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Recent discussions about health care reform have raised questions regarding the value of advance directives.
We used data from survey proxies in the Health and Retirement Study involving adults 60 years of age or older who had died between 2000 and 2006 to determine the prevalence of the need for decision making and lost decision-making capacity and to test the association between preferences documented in advance directives and outcomes of surrogate decision making.
Of 3746 subjects, 42.5% required decision making, of whom 70.3% lacked decision-making capacity and 67.6% of those subjects, in turn, had advance directives. Subjects who had living wills were more likely to want limited care (92.7%) or comfort care (96.2%) than all care possible (1.9%); 83.2% of subjects who requested limited care and 97.1% of subjects who requested comfort care received care consistent with their preferences. Among the 10 subjects who requested all care possible, only 5 received it; however, subjects who requested all care possible were far more likely to receive aggressive care as compared with those who did not request it (adjusted odds ratio, 22.62; 95% confidence interval [CI], 4.45 to 115.00). Subjects with living wills were less likely to receive all care possible (adjusted odds ratio, 0.33; 95% CI, 0.19 to 0.56) than were subjects without living wills. Subjects who had assigned a durable power of attorney for health care were less likely to die in a hospital (adjusted odds ratio, 0.72; 95% CI, 0.55 to 0.93) or receive all care possible (adjusted odds ratio, 0.54; 95% CI, 0.34 to 0.86) than were subjects who had not assigned a durable power of attorney for health care.
Between 2000 and 2006, many elderly Americans needed decision making near the end of life at a time when most lacked the capacity to make decisions. Patients who had prepared advance directives received care that was strongly associated with their preferences. These findings support the continued use of advance directives.
Advance directives document Patients' wishes with respect to life-sustaining treatment (in a living will), their choice of a surrogate decision maker (in a durable power of attorney for health care), or both. First sanctioned in 1976, advance directives were designed to protect patient autonomy1 under the belief that patients who lose decision-making capacity are more likely to receive the care they want if they choose a surrogate decision maker, document their wishes in advance, or both. To promote the use of advance directives, Congress passed the Patient Self-Determination Act in 19902 mandating that all Medicare-certified institutions provide written information regarding patients' right to formulate advance directives. More recently, a proposal to reimburse providers for these activities through Medicare3 stirred controversy and raised concern that advance directives would lead to denial of necessary care.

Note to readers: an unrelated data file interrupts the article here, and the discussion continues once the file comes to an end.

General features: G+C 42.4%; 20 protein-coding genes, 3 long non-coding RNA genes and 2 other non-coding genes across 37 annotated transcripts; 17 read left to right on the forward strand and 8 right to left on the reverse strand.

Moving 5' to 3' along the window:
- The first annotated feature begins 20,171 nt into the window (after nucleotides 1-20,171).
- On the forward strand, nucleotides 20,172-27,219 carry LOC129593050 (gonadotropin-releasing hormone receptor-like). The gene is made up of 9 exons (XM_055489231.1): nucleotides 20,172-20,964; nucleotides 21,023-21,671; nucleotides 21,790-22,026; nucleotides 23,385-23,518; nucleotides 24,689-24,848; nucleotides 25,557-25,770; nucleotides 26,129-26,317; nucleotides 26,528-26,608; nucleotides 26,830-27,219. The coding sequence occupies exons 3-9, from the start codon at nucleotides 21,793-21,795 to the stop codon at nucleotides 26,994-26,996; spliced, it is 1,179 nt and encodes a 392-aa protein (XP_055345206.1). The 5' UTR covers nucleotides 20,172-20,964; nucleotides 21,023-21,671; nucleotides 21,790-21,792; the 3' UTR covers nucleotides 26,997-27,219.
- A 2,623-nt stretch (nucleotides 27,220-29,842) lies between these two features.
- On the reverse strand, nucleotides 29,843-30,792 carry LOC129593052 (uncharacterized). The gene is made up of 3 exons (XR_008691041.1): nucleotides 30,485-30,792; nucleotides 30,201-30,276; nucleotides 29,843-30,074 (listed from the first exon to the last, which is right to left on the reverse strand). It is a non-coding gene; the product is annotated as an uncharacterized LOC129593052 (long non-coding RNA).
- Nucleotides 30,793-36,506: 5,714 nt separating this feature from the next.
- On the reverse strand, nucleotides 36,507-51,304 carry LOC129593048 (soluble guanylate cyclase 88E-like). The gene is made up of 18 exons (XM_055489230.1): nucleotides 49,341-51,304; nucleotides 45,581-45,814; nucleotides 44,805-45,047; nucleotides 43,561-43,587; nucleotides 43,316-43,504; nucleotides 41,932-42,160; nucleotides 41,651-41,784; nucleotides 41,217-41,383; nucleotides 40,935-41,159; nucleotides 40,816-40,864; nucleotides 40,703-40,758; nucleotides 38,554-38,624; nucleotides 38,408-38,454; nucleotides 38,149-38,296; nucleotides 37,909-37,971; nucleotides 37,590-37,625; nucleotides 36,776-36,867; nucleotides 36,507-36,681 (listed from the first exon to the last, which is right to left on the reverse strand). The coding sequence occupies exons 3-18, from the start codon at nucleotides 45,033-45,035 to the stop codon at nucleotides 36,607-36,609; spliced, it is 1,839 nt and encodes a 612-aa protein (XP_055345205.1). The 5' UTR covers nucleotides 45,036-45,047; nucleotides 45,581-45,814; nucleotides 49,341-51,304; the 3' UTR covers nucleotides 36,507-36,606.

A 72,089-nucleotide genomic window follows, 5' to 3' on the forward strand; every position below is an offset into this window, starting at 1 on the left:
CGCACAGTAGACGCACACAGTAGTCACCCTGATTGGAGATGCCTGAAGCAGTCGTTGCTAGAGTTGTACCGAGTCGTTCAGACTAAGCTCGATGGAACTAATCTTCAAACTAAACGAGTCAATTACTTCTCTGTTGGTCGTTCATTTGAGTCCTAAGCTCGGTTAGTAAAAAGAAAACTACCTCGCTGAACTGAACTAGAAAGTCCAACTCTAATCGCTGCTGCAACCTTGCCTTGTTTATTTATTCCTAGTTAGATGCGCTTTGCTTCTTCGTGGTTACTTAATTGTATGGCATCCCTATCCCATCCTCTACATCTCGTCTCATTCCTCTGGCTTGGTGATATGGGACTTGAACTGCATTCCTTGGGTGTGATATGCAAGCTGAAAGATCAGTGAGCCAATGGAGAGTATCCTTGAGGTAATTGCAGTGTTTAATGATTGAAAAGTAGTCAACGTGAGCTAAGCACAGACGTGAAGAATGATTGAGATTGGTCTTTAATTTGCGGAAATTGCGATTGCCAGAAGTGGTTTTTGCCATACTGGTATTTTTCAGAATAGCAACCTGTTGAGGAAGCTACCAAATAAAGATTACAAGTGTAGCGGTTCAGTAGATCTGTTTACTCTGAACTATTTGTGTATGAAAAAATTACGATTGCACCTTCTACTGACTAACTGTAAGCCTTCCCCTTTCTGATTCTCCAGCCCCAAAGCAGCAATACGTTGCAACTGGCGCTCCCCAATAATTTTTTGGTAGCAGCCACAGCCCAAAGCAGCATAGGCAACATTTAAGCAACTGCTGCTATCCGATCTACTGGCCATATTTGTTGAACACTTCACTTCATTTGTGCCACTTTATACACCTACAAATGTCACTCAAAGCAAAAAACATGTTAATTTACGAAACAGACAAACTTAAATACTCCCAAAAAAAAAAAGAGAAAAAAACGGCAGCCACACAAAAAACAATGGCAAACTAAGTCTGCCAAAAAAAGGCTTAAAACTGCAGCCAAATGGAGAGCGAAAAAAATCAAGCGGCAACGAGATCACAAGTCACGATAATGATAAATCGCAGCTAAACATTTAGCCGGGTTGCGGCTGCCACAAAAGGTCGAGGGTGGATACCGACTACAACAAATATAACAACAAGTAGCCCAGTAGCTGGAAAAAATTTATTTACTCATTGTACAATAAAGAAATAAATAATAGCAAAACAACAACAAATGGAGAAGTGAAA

Currently, up to 70% of community-dwelling older adults have completed an advance directive.4 The popularity of advance directives has grown tremendously, despite debate about their effectiveness.5 Early evidence suggested that living wills have little effect on decisions to withhold or withdraw care6-10 and do little to increase consistency between care received and patients' wishes.11 More recently, studies have shown that patients with advance directives are less likely to receive life-sustaining treatment or to die in a hospital,4,12 but it is unclear whether these outcomes were consistent with patients' wishes. Data on the effectiveness of a durable power of attorney for health care are limited.
In addition, it is unclear how often the circumstance in which advance directives would apply actually occurs — that is, how often patients face a treatable, life-threatening condition while lacking decision-making capacity. The prevalence of lost decision-making capacity and the frequency of surrogate decision making about life-sustaining therapies are unknown.
To better judge the need for and value of advance directives, we sought to determine the prevalence and predictors of lost decision-making capacity and decision making at the end of life. We also studied the association between advance directives and care received at the end of life, including the agreement between preferences stated in advance directives and the type of surrogate decision maker and decisions made at the end of life.
We used data from the Health and Retirement Study,12 a biennial longitudinal survey of a nationally representative cohort of U.S. adults 51 years of age or older.13 We limited our study to persons 60 years of age or older who had died between 2000 and 2006 and for whom a proxy (a family member or knowledgeable informant) answered a study-directed exit interview after the participant's death. For most of these respondents, exit interviews occurred within 24 months after the subject's death. For more details about the Health and Retirement Study sampling, data-collection procedures, and measures, see Juster and Suzman13 or http://hrsonline.isr.umich.edu. Oral informed consent was obtained from both subjects and proxies in the original study. The institutional review board of the University of Michigan waived the requirement for review of this study.